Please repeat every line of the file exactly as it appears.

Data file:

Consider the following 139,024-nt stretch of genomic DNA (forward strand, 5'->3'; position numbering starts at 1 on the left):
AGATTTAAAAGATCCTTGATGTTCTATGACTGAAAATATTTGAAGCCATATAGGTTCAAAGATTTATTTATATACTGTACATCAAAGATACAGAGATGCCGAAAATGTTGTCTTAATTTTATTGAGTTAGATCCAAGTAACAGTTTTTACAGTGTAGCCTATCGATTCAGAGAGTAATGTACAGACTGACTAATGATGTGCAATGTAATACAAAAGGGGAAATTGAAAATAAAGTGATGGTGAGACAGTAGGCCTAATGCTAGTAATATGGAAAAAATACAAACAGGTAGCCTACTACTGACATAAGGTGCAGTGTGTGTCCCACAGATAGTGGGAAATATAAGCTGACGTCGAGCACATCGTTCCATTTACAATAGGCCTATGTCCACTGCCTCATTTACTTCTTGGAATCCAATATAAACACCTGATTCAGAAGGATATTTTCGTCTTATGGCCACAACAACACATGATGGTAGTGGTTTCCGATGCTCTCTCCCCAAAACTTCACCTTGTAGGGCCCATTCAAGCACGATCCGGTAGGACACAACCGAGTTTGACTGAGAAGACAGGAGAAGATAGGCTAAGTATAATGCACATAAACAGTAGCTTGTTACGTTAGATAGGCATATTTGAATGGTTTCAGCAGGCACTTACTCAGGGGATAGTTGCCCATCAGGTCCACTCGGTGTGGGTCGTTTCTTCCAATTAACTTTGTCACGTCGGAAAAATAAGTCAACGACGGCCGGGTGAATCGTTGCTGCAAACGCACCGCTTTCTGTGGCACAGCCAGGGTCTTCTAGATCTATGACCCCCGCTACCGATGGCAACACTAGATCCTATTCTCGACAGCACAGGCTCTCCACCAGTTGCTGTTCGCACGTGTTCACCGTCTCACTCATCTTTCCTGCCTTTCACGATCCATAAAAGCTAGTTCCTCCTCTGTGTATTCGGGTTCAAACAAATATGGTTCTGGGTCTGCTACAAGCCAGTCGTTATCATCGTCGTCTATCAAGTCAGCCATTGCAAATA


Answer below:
Consider the following 139,024-nt stretch of genomic DNA (forward strand, 5'->3'; position numbering starts at 1 on the left):
AGATTTAAAAGATCCTTGATGTTCTATGACTGAAAATATTTGAAGCCATATAGGTTCAAAGATTTATTTATATACTGTACATCAAAGATACAGAGATGCCGAAAATGTTGTCTTAATTTTATTGAGTTAGATCCAAGTAACAGTTTTTACAGTGTAGCCTATCGATTCAGAGAGTAATGTACAGACTGACTAATGATGTGCAATGTAATACAAAAGGGGAAATTGAAAATAAAGTGATGGTGAGACAGTAGGCCTAATGCTAGTAATATGGAAAAAATACAAACAGGTAGCCTACTACTGACATAAGGTGCAGTGTGTGTCCCACAGATAGTGGGAAATATAAGCTGACGTCGAGCACATCGTTCCATTTACAATAGGCCTATGTCCACTGCCTCATTTACTTCTTGGAATCCAATATAAACACCTGATTCAGAAGGATATTTTCGTCTTATGGCCACAACAACACATGATGGTAGTGGTTTCCGATGCTCTCTCCCCAAAACTTCACCTTGTAGGGCCCATTCAAGCACGATCCGGTAGGACACAACCGAGTTTGACTGAGAAGACAGGAGAAGATAGGCTAAGTATAATGCACATAAACAGTAGCTTGTTACGTTAGATAGGCATATTTGAATGGTTTCAGCAGGCACTTACTCAGGGGATAGTTGCCCATCAGGTCCACTCGGTGTGGGTCGTTTCTTCCAATTAACTTTGTCACGTCGGAAAAATAAGTCAACGACGGCCGGGTGAATCGTTGCTGCAAACGCACCGCTTTCTGTGGCACAGCCAGGGTCTTCTAGATCTATGACCCCCGCTACCGATGGCAACACTAGATCCTATTCTCGACAGCACAGGCTCTCCACCAGTTGCTGTTCGCACGTGTTCACCGTCTCACTCATCTTTCCTGCCTTTCACGATCCATAAAAGCTAGTTCCTCCTCTGTGTATTCGGGTTCAAACAAATATGGTTCTGGGTCTGCTACAAGCCAGTCGTTATCATCGTCGTCTATCAAGTCAGCCATTGCAAATA